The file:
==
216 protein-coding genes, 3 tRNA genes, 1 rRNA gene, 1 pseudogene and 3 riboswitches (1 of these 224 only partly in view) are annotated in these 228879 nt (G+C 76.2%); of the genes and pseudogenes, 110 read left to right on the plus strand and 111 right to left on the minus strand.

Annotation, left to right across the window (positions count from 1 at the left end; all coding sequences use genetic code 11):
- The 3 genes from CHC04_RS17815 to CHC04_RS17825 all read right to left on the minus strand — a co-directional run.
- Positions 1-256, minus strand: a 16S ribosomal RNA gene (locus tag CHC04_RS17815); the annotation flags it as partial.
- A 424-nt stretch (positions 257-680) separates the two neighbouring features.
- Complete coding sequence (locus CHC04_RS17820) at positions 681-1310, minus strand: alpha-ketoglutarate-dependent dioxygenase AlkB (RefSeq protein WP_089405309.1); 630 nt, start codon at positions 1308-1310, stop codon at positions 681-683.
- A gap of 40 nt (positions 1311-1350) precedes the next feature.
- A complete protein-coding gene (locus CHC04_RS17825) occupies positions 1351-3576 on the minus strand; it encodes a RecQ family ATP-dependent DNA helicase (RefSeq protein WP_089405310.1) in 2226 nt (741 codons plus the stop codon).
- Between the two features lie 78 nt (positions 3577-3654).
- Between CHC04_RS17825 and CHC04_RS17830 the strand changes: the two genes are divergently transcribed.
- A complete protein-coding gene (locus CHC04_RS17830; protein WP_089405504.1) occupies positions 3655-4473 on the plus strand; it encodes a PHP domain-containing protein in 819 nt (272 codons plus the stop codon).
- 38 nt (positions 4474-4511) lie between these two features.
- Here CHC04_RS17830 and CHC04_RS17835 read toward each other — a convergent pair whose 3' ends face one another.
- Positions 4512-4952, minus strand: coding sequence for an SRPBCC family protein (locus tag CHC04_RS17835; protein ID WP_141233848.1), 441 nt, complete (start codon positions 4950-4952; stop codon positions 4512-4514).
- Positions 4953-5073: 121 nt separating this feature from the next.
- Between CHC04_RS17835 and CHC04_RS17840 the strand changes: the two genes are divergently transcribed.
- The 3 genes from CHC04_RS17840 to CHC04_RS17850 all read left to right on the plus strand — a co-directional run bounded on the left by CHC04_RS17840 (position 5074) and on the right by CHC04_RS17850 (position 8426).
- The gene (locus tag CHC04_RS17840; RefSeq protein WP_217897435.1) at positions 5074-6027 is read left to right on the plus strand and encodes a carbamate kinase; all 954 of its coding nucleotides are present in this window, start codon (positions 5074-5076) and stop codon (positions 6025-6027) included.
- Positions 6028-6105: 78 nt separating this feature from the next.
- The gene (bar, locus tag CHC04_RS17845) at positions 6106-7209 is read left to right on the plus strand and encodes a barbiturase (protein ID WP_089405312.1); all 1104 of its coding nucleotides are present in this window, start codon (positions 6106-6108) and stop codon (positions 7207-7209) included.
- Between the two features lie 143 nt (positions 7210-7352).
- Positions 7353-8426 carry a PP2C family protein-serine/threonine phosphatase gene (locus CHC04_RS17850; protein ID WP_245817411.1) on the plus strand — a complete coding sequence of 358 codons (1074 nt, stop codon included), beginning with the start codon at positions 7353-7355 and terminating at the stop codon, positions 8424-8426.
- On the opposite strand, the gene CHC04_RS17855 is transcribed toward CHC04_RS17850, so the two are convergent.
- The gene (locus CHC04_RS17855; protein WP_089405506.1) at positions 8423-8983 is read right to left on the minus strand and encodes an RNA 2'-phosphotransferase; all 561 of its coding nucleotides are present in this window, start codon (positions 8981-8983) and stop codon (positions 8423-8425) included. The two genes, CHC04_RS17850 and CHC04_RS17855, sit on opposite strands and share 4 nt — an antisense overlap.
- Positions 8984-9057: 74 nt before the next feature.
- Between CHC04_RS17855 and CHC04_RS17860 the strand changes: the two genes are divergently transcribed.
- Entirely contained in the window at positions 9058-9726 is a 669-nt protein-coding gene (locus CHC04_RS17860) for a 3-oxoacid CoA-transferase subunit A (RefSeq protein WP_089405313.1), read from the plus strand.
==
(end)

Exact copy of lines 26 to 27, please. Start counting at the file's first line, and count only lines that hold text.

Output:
- Between CHC04_RS17855 and CHC04_RS17860 the strand changes: the two genes are divergently transcribed.
- Entirely contained in the window at positions 9058-9726 is a 669-nt protein-coding gene (locus CHC04_RS17860) for a 3-oxoacid CoA-transferase subunit A (RefSeq protein WP_089405313.1), read from the plus strand.